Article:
“Chaos engineering” refers to the methodical design and implementation of experiments to test assumptions about—and discover previously unknown behaviors of—distributed service architectures. The premise is straightforward: since load spikes, errors and slowness are bound to happen, it is best to test our assumptions about how the architecture will behave when these degradations and failures occur. The ultimate goal with chaos engineering is to verify that the system will behave as expected during adverse conditions, and in case it won’t, to learn what steps can be taken to make it more resilient.
The practice of chaos engineering was pioneered by Netflix as a method to increase the stability and resilience of their growing, large-scale microservice application. For instance, to determine if their services would degrade gracefully in the face of network outages, Netflix would run a “Chaos Monkey” program that would simulate the effect of randomly “pulling cables” in the network. This allowed Netflix’ engineers to learn whether services timed out as intended, didn’t end up in a spinlock that chewed up system resources or employed a sound retry strategy.
The practice gained wider use when Netflix, in 2011, open-sourced their “Simian Army” collection of failure-detecting, -inducing and -remediating tools. Since then, the practice has grown and a number of products and tools have become available, not least Netflix’ successor to the “Simian Army,” its “chaos automation platform,” ChAP.
While deliberately introducing failure into a production environment may seem counterintuitive at first, it is actually not all that different from other changes that are introduced into production environments on a daily basis, as Netflix’ resilience engineering team points out in a recent paper. In fact, despite the word “chaos,” the controlled nature of chaos engineering experiments makes them less risky than regular operational actions such as redeployments, upgrades or migrations, whose risks are often simply unknown.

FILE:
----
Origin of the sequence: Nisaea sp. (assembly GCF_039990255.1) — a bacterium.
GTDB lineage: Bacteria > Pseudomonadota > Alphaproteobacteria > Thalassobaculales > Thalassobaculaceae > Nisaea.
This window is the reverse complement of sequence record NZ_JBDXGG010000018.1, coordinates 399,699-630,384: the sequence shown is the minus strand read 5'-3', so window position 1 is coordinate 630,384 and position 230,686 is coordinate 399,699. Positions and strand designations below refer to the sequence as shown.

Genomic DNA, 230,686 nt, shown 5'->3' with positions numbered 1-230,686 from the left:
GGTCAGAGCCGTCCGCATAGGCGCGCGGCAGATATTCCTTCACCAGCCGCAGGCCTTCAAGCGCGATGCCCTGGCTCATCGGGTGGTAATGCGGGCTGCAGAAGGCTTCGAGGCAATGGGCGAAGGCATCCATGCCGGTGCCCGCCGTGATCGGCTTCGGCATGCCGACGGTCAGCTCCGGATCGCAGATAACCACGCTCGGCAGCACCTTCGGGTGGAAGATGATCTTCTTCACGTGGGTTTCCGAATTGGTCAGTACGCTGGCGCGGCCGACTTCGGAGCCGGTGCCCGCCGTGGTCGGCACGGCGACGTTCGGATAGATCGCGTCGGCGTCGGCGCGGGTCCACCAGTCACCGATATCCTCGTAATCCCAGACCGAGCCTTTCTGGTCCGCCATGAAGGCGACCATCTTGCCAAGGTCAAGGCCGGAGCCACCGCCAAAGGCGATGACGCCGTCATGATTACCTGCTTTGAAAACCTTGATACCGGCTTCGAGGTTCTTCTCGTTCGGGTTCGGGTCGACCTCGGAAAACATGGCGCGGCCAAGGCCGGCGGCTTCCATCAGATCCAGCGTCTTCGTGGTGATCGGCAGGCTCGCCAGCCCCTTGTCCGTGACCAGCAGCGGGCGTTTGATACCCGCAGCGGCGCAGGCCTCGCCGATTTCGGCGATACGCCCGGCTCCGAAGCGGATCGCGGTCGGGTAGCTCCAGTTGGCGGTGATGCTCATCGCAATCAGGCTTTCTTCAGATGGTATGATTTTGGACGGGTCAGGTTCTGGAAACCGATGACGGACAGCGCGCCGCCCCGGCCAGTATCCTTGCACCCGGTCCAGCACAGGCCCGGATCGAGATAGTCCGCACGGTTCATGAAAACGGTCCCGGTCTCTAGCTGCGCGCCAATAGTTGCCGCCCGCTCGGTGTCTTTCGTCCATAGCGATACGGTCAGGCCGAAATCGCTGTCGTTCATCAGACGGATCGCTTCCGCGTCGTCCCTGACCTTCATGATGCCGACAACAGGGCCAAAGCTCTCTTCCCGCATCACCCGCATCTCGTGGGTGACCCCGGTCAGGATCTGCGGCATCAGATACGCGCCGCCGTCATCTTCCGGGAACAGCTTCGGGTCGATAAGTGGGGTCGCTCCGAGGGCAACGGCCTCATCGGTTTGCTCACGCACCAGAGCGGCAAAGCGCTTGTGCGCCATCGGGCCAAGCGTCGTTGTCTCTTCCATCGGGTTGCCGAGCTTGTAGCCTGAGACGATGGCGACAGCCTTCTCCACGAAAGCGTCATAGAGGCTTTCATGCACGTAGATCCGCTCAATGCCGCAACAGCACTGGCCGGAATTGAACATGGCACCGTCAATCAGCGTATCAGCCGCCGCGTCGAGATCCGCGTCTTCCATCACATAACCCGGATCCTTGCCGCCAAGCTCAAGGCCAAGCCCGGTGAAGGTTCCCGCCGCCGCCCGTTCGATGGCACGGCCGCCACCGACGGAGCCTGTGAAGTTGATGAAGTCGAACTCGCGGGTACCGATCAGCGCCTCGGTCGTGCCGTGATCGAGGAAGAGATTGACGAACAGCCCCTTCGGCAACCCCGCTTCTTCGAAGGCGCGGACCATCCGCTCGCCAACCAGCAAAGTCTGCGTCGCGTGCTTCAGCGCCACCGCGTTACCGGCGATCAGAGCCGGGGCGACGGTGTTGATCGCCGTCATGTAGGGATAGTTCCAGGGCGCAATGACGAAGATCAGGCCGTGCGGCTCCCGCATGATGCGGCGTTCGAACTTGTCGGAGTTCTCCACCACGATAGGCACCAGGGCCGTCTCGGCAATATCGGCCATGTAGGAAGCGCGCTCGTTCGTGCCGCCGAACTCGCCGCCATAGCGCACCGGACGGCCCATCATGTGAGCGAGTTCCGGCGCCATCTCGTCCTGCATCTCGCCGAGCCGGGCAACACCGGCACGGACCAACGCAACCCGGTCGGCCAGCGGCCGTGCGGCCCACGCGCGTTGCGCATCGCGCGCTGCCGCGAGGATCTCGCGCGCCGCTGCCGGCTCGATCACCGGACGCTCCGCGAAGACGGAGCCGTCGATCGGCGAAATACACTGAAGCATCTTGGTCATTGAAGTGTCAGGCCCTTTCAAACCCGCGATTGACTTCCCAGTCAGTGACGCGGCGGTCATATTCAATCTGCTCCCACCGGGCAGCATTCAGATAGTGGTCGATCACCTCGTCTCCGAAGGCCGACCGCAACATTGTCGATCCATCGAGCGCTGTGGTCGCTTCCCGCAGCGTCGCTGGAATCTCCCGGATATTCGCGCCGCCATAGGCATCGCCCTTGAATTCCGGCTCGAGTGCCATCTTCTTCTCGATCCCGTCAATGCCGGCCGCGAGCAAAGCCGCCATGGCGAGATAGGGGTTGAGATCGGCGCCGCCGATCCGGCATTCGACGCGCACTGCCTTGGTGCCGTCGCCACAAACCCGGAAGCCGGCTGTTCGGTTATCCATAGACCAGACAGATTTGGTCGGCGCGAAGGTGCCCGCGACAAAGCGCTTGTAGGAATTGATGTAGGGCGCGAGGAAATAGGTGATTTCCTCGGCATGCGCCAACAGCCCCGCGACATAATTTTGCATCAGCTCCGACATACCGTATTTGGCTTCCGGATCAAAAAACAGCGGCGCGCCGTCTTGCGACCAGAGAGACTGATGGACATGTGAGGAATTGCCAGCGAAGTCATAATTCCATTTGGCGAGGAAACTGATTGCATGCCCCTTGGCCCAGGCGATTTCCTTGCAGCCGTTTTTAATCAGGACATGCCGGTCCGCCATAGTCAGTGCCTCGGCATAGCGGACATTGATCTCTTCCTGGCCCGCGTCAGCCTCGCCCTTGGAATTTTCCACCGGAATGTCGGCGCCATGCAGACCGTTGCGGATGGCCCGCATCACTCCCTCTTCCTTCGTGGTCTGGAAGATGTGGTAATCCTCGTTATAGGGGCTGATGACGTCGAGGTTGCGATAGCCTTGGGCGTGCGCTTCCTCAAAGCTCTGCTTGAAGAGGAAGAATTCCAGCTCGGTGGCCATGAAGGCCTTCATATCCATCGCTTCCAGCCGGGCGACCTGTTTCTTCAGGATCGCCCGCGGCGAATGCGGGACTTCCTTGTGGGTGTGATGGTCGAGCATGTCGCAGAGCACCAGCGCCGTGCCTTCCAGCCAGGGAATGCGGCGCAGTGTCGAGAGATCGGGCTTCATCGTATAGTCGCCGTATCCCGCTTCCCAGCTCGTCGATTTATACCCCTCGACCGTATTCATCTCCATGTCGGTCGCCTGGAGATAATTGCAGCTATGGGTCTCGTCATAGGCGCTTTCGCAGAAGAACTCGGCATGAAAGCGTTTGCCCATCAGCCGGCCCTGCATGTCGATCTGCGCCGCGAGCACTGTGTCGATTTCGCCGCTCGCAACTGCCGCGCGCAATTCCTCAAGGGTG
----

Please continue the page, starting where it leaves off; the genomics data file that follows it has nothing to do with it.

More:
Chaos experiments are typically designed to be narrow in scope so that causes and effects can be observed in reasonable isolation. Once the system behavior is understood, the aperture of the experiment can be increased until wider parts of the system as a whole can be tested under the specific, adverse conditions. In addition, experiments are often combined with other operational patterns. For instance, setting up a “blast radius” helps minimize potential fallout of an experiment and running it in a canary deployment helps contain its risk, in particular for automated experiments and when the canary is accompanied by a parallel baseline deployment that can be compared programmatically. Other ways to limit the risk of experiments include applying them only to a small traffic segment, limiting the experiment’s duration or confining it to off-peak hours. Containing the extent of experiments has the additional benefit of being able to run many experiments in parallel.